High school students in Wisconsin are now required to pass one more exam before graduating. As part of the state’s biennial budget, high schools in Wisconsin must implement the state requirement to test students’ civics knowledge, beginning next year. Fox 25-48’s Noelle Anderson has more.
A bill included in the state’s biennial budget would require graduating high school students to take a civics exam to better understand the world around them after graduation.
But local educators have expressed concern, saying students are tested too much.
“To me, it’s not necessary to do. You’ll find the assessments that the assembly’s interested in are already imbedded into assessments at both North and Memorial.”
Dave Oldenburg, principal at Memorial High School believes the last thing students need is another test.
“Our curriculum is aligned that it already would speak to this exam at both our high schools. While I understand that it is well intended, it’s simply the duplication of what we’re already doing. And we get enough standardized exams now, that another standardized exam is just excessive in my opinion.”
The exam would be made up of 100 questions and students would need to score 60% or better to pass.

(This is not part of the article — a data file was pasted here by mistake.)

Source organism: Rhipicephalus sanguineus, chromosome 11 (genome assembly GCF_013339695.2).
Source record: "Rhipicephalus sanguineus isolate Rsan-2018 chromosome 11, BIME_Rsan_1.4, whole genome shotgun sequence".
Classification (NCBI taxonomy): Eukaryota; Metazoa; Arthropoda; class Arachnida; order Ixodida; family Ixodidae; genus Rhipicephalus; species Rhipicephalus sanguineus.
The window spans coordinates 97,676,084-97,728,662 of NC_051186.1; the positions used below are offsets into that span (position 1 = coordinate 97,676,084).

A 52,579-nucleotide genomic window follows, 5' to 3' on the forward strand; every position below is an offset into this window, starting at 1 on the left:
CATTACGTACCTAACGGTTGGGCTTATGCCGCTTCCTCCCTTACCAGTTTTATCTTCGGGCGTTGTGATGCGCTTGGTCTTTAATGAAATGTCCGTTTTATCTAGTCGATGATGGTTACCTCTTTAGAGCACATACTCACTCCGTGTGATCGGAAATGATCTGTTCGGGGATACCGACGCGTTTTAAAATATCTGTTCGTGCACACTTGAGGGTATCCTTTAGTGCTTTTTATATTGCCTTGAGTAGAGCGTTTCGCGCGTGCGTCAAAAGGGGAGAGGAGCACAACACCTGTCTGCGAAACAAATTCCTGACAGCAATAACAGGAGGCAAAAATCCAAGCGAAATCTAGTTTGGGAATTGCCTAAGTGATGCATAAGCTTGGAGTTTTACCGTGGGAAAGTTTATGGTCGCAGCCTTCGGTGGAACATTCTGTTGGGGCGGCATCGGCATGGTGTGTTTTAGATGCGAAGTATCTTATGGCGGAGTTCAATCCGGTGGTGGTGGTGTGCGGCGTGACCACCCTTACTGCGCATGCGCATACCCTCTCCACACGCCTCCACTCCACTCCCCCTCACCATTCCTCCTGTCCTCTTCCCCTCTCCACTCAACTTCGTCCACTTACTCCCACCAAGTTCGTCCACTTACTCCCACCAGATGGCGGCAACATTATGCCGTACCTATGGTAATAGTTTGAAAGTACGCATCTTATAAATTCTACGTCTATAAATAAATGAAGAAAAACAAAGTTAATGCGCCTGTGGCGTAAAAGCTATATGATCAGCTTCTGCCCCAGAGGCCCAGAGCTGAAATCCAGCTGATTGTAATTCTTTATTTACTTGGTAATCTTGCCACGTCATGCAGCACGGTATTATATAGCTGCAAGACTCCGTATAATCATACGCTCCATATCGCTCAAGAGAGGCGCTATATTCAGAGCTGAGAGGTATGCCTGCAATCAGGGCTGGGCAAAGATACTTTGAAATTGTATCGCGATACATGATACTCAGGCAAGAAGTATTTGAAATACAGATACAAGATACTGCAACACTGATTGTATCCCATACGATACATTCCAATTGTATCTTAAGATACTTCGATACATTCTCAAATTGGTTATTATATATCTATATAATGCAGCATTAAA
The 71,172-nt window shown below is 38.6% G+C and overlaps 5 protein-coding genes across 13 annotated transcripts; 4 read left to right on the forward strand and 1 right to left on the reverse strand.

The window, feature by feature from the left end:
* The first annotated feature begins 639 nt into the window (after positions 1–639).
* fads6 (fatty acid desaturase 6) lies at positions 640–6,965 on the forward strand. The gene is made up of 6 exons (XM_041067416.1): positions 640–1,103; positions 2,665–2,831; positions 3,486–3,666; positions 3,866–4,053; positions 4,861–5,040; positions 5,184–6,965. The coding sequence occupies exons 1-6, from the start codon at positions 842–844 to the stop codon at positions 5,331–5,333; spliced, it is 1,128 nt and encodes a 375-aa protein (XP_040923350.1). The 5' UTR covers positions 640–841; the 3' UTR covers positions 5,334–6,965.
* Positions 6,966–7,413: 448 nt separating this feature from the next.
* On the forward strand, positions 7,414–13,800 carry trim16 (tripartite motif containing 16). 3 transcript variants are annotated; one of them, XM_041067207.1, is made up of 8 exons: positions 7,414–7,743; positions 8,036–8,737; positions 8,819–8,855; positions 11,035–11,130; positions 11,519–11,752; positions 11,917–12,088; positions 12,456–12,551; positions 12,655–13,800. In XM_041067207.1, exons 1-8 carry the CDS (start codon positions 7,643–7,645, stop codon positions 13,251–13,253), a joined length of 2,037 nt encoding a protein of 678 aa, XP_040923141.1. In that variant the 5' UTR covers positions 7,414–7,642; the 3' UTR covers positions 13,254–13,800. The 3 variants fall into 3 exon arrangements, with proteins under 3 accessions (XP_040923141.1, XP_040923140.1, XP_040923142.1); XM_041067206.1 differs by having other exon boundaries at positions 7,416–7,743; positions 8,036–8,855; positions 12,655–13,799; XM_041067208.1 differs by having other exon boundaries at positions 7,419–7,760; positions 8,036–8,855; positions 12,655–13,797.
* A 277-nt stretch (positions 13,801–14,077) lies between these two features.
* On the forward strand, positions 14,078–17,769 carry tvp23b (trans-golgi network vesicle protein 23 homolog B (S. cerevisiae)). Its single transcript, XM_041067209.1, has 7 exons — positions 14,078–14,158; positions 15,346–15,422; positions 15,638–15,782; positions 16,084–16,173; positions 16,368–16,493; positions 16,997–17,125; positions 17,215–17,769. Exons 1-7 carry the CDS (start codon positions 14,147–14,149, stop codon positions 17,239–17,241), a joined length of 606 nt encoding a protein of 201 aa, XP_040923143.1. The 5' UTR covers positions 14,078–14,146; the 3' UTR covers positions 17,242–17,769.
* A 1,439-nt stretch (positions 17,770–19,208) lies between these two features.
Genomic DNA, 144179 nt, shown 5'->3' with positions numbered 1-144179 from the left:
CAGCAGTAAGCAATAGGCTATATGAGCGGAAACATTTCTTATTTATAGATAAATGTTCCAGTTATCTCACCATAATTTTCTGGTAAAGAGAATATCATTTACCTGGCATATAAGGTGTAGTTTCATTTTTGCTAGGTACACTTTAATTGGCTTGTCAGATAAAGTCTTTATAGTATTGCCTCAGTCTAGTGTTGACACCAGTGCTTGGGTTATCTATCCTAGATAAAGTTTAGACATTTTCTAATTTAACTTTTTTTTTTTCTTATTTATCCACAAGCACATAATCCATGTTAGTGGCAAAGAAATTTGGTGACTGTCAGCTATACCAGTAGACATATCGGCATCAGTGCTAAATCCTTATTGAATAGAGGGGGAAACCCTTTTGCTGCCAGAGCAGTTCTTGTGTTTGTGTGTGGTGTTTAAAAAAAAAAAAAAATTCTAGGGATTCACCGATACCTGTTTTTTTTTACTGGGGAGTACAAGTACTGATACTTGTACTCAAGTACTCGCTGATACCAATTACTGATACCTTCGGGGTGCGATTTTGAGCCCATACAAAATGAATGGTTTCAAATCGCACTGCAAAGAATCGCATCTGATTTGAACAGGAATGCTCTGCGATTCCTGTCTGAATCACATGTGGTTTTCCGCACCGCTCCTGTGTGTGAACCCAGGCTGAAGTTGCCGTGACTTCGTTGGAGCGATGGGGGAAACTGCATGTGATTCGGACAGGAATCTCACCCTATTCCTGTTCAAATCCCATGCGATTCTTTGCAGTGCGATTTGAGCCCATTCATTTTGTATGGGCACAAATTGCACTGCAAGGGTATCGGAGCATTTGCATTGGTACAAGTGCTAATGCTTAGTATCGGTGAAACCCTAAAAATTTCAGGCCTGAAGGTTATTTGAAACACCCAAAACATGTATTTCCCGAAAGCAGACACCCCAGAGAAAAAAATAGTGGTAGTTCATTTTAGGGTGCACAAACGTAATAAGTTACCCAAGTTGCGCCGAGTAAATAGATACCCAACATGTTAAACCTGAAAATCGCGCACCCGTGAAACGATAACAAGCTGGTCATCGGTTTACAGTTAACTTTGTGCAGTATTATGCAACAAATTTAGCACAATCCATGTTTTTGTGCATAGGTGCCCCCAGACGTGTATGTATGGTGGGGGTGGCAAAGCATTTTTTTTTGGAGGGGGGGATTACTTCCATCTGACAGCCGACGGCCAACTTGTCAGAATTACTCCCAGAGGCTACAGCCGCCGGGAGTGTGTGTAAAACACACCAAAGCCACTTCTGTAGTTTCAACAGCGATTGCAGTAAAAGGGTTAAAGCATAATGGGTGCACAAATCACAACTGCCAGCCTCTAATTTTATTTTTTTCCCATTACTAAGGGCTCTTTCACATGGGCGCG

Representatives say the test will ask questions similar to those on a U.S. citizenship exam. People who I spoke with say it’s good for students to know basic civics before graduating.
“I think being aware of the real world and being aware of how society works and to be a very responsible citizen. I think it’s important for kids to know and I think it’s an important part of education.”
“Testing is testing, I don’t know if it’s a valuable life skill, but it doesn’t hurt to see where you’re at and what you can learn and grow.”
“What our board is going to work on with us is just simply the logistics, the mechanics of how we assess students and keep track of that data.”
Noelle Anderson, Fox 25-48 News at 9.